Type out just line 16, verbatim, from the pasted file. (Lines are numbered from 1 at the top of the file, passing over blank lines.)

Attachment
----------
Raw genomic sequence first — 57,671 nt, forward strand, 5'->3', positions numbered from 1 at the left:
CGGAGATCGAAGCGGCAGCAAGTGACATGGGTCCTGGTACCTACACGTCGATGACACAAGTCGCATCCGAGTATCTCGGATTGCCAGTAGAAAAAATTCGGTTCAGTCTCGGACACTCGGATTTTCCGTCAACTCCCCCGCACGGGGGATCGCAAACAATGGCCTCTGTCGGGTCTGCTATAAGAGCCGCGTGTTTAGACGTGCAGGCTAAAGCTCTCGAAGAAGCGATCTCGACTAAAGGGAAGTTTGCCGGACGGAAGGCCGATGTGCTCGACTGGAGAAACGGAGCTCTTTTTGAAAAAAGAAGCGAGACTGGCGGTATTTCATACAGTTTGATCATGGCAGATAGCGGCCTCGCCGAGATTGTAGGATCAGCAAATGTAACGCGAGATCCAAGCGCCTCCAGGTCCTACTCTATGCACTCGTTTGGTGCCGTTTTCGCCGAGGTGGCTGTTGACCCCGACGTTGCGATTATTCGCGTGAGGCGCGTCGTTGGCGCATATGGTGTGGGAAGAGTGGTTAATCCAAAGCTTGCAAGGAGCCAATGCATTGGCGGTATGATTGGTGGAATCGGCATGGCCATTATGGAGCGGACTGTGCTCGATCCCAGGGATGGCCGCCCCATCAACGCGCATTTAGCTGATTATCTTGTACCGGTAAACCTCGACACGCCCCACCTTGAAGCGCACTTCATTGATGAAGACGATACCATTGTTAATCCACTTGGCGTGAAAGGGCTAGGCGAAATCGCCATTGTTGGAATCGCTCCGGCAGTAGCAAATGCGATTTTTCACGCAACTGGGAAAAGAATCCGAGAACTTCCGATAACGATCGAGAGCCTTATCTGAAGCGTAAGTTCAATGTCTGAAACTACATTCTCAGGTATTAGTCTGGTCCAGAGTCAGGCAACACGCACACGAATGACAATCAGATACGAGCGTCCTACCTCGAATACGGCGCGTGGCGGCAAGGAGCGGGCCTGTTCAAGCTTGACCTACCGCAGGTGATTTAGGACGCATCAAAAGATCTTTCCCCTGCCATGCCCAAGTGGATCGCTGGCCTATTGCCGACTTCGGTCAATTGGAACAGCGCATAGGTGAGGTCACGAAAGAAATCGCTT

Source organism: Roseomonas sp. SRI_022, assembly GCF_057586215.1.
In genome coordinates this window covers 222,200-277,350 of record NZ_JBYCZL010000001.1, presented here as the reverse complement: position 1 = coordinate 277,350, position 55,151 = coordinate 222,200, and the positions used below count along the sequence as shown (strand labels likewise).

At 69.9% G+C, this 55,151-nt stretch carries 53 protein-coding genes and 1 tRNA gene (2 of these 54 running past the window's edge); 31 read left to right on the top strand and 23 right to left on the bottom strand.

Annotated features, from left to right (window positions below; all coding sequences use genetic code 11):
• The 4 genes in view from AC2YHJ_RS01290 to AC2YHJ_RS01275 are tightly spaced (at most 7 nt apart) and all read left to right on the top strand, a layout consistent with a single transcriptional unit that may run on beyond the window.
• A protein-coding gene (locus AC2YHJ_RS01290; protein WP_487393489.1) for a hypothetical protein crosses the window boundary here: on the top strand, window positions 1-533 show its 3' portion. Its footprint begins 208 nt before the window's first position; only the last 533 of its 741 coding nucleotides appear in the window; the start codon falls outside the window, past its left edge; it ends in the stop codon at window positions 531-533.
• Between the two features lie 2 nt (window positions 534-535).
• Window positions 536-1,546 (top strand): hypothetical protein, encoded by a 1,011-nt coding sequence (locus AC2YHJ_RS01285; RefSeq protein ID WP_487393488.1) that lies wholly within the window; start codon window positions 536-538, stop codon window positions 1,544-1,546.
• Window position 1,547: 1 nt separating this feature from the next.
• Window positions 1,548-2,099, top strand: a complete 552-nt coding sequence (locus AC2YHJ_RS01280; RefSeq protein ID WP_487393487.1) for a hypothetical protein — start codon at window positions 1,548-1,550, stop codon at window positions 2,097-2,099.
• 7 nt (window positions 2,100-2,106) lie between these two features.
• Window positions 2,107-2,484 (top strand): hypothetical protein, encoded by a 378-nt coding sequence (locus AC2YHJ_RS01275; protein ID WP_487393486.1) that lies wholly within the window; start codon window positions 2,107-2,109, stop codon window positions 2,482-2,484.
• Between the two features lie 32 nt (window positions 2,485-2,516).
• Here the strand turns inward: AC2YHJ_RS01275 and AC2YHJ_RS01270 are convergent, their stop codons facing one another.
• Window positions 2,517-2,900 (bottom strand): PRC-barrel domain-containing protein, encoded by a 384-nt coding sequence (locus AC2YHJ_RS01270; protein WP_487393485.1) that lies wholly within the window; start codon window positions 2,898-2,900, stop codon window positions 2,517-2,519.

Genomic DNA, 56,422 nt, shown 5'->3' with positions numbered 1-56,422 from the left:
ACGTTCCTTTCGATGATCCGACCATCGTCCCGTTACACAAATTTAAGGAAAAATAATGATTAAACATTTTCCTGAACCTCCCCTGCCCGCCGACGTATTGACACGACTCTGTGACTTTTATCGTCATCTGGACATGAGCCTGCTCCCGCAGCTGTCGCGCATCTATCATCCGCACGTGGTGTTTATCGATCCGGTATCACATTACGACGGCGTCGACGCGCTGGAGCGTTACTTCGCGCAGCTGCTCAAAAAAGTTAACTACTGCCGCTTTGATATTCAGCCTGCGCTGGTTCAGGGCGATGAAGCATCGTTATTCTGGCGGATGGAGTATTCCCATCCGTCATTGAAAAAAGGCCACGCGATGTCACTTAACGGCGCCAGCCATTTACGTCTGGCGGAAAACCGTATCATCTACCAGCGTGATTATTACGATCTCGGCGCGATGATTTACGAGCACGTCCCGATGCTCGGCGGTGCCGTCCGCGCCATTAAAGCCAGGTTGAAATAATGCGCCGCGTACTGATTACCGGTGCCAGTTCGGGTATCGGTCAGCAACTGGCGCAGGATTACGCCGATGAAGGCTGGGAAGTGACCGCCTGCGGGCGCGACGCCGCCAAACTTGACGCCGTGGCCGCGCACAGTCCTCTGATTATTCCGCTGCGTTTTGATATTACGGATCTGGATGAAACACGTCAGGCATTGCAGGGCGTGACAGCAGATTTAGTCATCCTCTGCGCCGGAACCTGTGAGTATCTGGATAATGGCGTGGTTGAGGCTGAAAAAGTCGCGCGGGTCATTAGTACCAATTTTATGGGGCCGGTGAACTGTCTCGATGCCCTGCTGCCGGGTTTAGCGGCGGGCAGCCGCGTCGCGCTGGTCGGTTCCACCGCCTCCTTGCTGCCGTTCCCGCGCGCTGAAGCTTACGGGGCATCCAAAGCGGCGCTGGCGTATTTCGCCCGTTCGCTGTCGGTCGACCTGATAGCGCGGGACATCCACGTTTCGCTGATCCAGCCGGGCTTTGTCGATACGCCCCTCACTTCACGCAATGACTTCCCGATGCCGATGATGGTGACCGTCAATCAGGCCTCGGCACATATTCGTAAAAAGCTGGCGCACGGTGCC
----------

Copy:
• Here the strand turns inward: AC2YHJ_RS01275 and AC2YHJ_RS01270 are convergent, their stop codons facing one another.